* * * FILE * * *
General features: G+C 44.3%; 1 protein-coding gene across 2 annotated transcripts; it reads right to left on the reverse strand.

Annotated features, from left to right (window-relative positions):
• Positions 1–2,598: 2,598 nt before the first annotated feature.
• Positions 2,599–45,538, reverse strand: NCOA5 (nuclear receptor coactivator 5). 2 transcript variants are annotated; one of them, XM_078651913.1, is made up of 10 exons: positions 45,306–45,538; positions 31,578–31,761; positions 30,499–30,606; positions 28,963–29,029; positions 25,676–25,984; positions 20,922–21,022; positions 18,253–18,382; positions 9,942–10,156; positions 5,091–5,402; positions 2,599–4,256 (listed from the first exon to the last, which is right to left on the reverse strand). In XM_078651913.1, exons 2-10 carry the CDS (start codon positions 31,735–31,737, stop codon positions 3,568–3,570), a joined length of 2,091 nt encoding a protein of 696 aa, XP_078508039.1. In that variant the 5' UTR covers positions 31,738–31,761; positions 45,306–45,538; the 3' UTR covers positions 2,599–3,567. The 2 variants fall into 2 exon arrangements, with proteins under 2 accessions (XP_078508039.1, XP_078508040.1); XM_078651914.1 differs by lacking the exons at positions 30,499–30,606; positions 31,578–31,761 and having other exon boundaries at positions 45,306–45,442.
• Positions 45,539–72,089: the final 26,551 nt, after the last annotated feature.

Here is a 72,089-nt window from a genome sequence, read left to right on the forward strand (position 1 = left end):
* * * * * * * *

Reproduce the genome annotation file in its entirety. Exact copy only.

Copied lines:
General features: G+C 44.3%; 1 protein-coding gene across 2 annotated transcripts; it reads right to left on the reverse strand.

Annotated features, from left to right (window-relative positions):
• Positions 1–2,598: 2,598 nt before the first annotated feature.
• Positions 2,599–45,538, reverse strand: NCOA5 (nuclear receptor coactivator 5). 2 transcript variants are annotated; one of them, XM_078651913.1, is made up of 10 exons: positions 45,306–45,538; positions 31,578–31,761; positions 30,499–30,606; positions 28,963–29,029; positions 25,676–25,984; positions 20,922–21,022; positions 18,253–18,382; positions 9,942–10,156; positions 5,091–5,402; positions 2,599–4,256 (listed from the first exon to the last, which is right to left on the reverse strand). In XM_078651913.1, exons 2-10 carry the CDS (start codon positions 31,735–31,737, stop codon positions 3,568–3,570), a joined length of 2,091 nt encoding a protein of 696 aa, XP_078508039.1. In that variant the 5' UTR covers positions 31,738–31,761; positions 45,306–45,538; the 3' UTR covers positions 2,599–3,567. The 2 variants fall into 2 exon arrangements, with proteins under 2 accessions (XP_078508039.1, XP_078508040.1); XM_078651914.1 differs by lacking the exons at positions 30,499–30,606; positions 31,578–31,761 and having other exon boundaries at positions 45,306–45,442.
• Positions 45,539–72,089: the final 26,551 nt, after the last annotated feature.

Here is a 72,089-nt window from a genome sequence, read left to right on the forward strand (position 1 = left end):